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Over the weekend Björk released “Crystalline,” the first peek at her forthcoming iPad-app-slash-album Biophilia, which is slated to land on tablets and in stores and in various other places around the world in September. It opens with delicate chimes and the Icelandic singer’s unmistakeable voice before spiraling out into something harder—yet the glimmer of the music-box-light opening remains apparent throughout.
Biophilia-the-app-album-experience is intended to “[celebrate] how sound works in nature, exploring the infinite expanse of the universe, from planetary systems to atomic structure,” according to the press release that accompanied its announcement last month. In Jon Pareles’ lengthy thinkpiece about cloud-based music that ran in this weekend’s Times Arts section, Björk noted that said celebration of the universe will involve humans, as well, and because of that the way “Crystalline” sounds above isn’t necessarily going to be the way it always sounds to Biophilia listeners: “I definitely wanted the songs to be a spatial experience, where you can play with lightning or a crystal or the full moon and the song changes,” she told Pareles via email. “I would like to feel the apps are equal to the song in the same way I have always aimed for the music video to be equal to the song: the 1+1 is 3 thing. Not that it works every time, but you have to aim for it.”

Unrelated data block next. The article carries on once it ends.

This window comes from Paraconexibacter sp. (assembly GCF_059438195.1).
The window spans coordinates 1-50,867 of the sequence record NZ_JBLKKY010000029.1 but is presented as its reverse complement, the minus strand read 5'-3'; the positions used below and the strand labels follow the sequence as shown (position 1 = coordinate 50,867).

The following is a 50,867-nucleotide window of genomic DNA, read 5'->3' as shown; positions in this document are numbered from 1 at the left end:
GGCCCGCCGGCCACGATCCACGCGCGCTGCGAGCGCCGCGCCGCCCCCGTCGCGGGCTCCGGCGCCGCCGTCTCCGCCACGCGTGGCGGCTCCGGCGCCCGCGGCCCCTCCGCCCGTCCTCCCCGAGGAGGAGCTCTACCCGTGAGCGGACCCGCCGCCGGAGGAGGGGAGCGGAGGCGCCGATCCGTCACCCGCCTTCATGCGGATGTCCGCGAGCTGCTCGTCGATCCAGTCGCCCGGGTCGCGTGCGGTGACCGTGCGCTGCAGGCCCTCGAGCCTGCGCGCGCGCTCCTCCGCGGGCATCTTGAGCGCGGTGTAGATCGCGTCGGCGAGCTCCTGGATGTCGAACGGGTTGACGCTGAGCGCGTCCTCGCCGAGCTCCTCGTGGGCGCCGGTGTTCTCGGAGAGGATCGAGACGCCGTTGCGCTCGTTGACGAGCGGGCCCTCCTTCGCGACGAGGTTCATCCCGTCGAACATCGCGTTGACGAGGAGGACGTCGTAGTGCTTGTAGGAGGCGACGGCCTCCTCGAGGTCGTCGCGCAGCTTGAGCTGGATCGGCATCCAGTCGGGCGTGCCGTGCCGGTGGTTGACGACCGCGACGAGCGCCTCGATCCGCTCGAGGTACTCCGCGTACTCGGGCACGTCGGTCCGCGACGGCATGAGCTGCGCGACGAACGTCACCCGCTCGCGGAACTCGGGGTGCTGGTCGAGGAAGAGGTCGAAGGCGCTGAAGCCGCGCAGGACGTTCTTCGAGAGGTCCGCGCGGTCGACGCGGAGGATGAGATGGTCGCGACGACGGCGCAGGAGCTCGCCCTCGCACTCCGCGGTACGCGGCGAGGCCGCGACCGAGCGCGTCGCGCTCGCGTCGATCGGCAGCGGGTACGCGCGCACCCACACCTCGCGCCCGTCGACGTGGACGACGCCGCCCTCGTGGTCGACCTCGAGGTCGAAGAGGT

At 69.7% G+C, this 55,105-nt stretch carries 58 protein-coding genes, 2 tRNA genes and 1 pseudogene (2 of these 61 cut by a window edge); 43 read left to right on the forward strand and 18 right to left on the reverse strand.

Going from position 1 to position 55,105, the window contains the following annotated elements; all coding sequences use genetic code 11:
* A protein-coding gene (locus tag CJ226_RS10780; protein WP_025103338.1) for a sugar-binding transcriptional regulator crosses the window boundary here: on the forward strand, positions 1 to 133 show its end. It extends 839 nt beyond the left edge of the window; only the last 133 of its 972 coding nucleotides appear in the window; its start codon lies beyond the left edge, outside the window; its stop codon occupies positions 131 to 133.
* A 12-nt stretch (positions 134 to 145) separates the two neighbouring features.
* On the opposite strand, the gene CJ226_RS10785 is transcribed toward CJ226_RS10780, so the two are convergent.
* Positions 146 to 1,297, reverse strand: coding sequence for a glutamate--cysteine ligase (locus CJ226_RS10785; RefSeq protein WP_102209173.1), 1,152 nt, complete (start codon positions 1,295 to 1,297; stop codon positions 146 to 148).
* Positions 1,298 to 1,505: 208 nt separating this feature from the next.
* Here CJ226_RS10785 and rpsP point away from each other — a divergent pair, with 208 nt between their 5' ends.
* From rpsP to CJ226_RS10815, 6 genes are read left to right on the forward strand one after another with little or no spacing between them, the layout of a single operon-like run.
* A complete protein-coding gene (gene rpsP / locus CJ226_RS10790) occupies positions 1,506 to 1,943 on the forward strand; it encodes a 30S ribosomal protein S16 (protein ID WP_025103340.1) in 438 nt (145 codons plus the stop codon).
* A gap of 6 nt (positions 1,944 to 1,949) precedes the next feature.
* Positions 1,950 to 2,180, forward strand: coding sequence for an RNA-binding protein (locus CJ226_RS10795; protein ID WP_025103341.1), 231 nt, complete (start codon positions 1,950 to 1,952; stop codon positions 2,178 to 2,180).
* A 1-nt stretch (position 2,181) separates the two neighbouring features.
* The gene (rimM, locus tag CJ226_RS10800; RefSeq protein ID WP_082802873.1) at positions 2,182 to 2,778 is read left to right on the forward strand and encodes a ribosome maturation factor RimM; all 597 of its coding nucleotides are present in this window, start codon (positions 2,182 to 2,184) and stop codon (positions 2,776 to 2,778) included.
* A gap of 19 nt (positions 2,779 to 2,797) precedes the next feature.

Björk will premiere Biophilia tonight in Manchester, and one would think that a major advantage of the app-experience offered by the album is that it can’t be replicated by low-quality YouTube clips trickling out three months before its release. (Yes, she’s requesting that people keep their cameras in their pockets, but there’s always that one person who is such a fan that she doesn’t care about the artist’s wishes.)